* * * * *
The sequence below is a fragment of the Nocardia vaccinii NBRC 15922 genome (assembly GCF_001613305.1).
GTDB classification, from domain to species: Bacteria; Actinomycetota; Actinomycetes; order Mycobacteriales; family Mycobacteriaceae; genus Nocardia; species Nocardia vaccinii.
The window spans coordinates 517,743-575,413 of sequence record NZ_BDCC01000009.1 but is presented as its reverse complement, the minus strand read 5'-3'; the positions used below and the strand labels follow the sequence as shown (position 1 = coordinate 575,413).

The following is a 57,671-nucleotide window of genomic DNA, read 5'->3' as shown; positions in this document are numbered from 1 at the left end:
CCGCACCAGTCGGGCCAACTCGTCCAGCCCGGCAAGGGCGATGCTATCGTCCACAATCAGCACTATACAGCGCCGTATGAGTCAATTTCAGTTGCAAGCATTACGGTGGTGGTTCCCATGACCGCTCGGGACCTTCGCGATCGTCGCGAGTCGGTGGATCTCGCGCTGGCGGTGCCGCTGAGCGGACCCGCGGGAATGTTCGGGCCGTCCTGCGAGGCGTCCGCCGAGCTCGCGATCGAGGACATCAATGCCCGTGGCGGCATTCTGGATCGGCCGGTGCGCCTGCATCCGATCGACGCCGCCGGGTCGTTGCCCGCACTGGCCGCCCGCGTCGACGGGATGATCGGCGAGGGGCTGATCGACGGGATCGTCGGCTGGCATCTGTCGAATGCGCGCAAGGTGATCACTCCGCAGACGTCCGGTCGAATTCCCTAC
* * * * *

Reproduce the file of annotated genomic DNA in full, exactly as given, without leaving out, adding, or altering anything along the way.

The sequence below is a fragment of the Nocardia vaccinii NBRC 15922 genome (assembly GCF_001613305.1).
GTDB classification, from domain to species: Bacteria; Actinomycetota; Actinomycetes; order Mycobacteriales; family Mycobacteriaceae; genus Nocardia; species Nocardia vaccinii.
The window spans coordinates 517,743-575,413 of sequence record NZ_BDCC01000009.1 but is presented as its reverse complement, the minus strand read 5'-3'; the positions used below and the strand labels follow the sequence as shown (position 1 = coordinate 575,413).

The following is a 57,671-nucleotide window of genomic DNA, read 5'->3' as shown; positions in this document are numbered from 1 at the left end:
CCGCACCAGTCGGGCCAACTCGTCCAGCCCGGCAAGGGCGATGCTATCGTCCACAATCAGCACTATACAGCGCCGTATGAGTCAATTTCAGTTGCAAGCATTACGGTGGTGGTTCCCATGACCGCTCGGGACCTTCGCGATCGTCGCGAGTCGGTGGATCTCGCGCTGGCGGTGCCGCTGAGCGGACCCGCGGGAATGTTCGGGCCGTCCTGCGAGGCGTCCGCCGAGCTCGCGATCGAGGACATCAATGCCCGTGGCGGCATTCTGGATCGGCCGGTGCGCCTGCATCCGATCGACGCCGCCGGGTCGTTGCCCGCACTGGCCGCCCGCGTCGACGGGATGATCGGCGAGGGGCTGATCGACGGGATCGTCGGCTGGCATCTGTCGAATGCGCGCAAGGTGATCACTCCGCAGACGTCCGGTCGAATTCCCTAC